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Peace & Nonviolence

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Emad Hajjaj | Peace talks in Yemen /


Open your eyes to our North Side nightmare

  • To the rest of Minneapolis: We can see you from here, amid littered streets and tattered homes. Why have you turned your backs on us? 
  • Related: Poverty Is a Business
  • Jamar Clark case: Freeman played dog-whistle politics in communicating the narrative

Mickey Cook, Minneapolis (MN) Star Tribune 

April 21, 2016 | North Minneapolis is a war zone. We are afraid. We are losing our young people to gun violence. We are hiding in our homes, unable to enjoy our community the same way others do. Why do we not deserve the same as other nearby communities? 

We come and we go to our jobs. We don’t always take that walk we want to take, or that bike ride we crave, because we don’t want to be shot at or assaulted.

Mickey Cook lives in Minneapolis.

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Poverty Is a Business, Films For Action

  • The poor pay more for everything, and such transactions are highly profitable for those selling goods and services to the poor. 
  • Related: Noam Chomsky | America Hates Its Poor.
  • Related: Black America is getting screwed.


Jamar Clark case: Freeman played dog-whistle politics in communicating the narrative, Steven L. Belton, Miinneapolis (MN) Star-Tribune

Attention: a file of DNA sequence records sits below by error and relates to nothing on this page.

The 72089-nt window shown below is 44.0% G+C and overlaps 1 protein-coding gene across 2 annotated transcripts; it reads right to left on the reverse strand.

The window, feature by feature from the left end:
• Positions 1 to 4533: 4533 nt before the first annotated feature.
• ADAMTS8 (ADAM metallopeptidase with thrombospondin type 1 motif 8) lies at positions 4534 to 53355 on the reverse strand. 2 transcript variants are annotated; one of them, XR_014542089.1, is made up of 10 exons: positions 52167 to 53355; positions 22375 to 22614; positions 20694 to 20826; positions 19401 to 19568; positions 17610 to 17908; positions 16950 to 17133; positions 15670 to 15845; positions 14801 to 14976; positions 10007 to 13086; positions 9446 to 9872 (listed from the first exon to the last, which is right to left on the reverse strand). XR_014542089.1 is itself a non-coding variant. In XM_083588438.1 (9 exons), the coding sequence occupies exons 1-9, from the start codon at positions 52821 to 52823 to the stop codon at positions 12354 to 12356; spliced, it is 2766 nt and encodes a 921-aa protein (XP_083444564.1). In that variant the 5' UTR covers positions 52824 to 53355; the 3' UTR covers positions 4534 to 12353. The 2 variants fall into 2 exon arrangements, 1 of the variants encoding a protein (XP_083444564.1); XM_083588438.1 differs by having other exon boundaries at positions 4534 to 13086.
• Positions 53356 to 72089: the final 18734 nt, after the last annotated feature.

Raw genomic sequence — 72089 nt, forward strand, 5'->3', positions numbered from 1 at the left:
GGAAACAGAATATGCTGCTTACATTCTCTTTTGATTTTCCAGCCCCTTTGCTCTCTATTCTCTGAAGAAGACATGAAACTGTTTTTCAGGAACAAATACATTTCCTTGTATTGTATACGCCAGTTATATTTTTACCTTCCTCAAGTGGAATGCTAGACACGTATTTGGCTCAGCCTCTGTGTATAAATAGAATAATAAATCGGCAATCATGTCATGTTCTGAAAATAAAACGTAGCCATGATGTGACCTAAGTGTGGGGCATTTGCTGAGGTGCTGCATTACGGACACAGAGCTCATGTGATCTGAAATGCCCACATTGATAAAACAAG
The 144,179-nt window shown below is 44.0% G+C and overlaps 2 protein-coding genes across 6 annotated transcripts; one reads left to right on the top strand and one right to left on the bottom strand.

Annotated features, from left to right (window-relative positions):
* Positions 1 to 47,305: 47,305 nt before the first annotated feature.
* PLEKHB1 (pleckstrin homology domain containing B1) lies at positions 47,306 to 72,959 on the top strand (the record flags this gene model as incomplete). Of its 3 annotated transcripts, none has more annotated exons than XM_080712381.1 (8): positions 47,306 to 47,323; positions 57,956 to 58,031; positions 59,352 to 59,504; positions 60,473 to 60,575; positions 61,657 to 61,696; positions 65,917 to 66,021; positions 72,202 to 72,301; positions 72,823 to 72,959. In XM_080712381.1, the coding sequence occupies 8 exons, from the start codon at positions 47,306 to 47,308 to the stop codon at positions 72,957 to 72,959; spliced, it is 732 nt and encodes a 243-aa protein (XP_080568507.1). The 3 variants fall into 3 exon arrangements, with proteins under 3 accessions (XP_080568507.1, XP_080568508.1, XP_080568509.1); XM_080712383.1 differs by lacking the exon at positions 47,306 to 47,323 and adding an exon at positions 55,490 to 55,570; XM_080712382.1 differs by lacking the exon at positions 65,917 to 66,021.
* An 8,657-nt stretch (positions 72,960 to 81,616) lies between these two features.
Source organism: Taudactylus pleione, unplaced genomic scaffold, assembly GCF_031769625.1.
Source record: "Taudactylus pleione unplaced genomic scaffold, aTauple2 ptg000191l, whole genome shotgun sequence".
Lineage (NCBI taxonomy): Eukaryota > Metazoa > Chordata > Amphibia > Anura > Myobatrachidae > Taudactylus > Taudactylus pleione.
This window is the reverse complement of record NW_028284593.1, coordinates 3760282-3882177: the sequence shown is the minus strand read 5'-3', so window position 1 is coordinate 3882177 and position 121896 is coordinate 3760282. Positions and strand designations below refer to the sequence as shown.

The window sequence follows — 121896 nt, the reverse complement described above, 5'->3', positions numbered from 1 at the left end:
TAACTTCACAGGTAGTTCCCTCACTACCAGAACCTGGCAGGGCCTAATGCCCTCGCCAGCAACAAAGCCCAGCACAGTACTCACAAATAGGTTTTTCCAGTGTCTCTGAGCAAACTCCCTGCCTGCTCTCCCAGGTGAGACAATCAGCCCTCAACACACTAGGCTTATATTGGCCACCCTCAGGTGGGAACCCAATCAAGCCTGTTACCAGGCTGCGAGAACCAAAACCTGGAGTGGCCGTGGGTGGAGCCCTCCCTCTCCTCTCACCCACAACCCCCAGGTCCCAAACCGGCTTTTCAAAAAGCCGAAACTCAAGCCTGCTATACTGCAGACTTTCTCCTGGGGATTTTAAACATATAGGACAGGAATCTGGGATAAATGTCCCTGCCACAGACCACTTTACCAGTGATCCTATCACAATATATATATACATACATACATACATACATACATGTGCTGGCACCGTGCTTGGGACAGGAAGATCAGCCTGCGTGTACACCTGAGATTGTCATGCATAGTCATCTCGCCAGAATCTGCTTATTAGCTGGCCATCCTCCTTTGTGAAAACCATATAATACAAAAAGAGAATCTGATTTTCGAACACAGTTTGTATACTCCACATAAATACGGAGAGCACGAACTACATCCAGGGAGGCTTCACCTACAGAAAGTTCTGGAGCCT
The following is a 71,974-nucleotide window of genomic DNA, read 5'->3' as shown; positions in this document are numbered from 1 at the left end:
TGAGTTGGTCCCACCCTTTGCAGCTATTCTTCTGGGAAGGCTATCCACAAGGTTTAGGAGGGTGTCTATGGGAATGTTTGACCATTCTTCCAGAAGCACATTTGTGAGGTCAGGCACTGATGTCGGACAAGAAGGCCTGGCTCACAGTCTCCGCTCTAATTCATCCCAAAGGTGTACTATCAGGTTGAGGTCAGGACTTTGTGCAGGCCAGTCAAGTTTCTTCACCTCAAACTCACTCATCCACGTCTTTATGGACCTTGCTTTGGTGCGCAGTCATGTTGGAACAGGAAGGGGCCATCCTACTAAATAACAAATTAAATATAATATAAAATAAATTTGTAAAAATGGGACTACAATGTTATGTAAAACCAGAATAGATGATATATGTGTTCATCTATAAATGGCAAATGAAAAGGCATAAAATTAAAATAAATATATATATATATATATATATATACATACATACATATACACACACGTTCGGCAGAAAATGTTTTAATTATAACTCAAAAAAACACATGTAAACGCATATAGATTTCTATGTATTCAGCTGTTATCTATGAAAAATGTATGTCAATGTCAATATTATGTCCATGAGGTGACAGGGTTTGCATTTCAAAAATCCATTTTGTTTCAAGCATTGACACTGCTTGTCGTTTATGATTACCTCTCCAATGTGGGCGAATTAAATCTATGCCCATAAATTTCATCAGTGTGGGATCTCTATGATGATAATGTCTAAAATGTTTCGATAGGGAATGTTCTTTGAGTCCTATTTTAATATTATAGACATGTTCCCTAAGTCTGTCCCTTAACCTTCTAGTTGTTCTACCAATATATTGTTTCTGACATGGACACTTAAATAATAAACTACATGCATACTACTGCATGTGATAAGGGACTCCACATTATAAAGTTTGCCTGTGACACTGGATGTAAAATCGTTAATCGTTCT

• Whether intentional or unintentional, the county attorney's presentation was peppered with gratuitous coded language designed or defaulted to dehumanize Clark. 
  • Related: The Talk
  • Related: American Crossroads: Reagan, Trump and the Devil Down South

Partners in Death: The GOP and the NRA

  • The Republicans’ cowardly and contemptible servitude to the NRA stands alone in its cravenness and in its costs: the death and maiming of so many thousands of Americans, year after year, shattering families and inflicting the stain of violence on our country. And the GOP’s only answer is to promise us more.
  • It is long past time for Americans to call them on it.
  • Related: How the NRA Enables Massacres
  • Related: Why Did the CDC Stop Researching Gun Violence?

Richard North Patterson, Huffington Post Harrison McClary / Reuters

03/29/2016 | The tragic toll of war stupefies and stuns. In the 240 years since the Revolutionary War, we have sacrificed nearly 1.4 million Americans to war. In itself, this number is hard to grasp.

But harder yet is to reckon the human cost — of husbands, wives, fathers, mothers, sons, daughters; of perished potential; of achievements and kindnesses which will never be; of families forever shattered. However justified some wars may be, war sobers us, diminishes us, cheats us. We struggle to find some national purpose to console us, some nobility of spirit to uplift us. We mourn the tragedies of Vietnam, Afghanistan, Iraq, the wars of our last half-century.

Richard North Patterson, Novelist and contributing opinion writer, Huffington Post

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How the NRA Enables Massacres, Cliff Schecter, Daily Beast

As a shooting spree leaves seven dead in California, the gun lobby is trying to thwart attempts to study gun deaths and officials who see gun violence as a public health crisis.

### [Photo: Shutterstock]

Why Did the CDC Stop Researching Gun Violence? Kate Masters, the Trace

  • The agency’s former leaders say it could do more to explore the subject, but its officials fear political—and personal—retribution.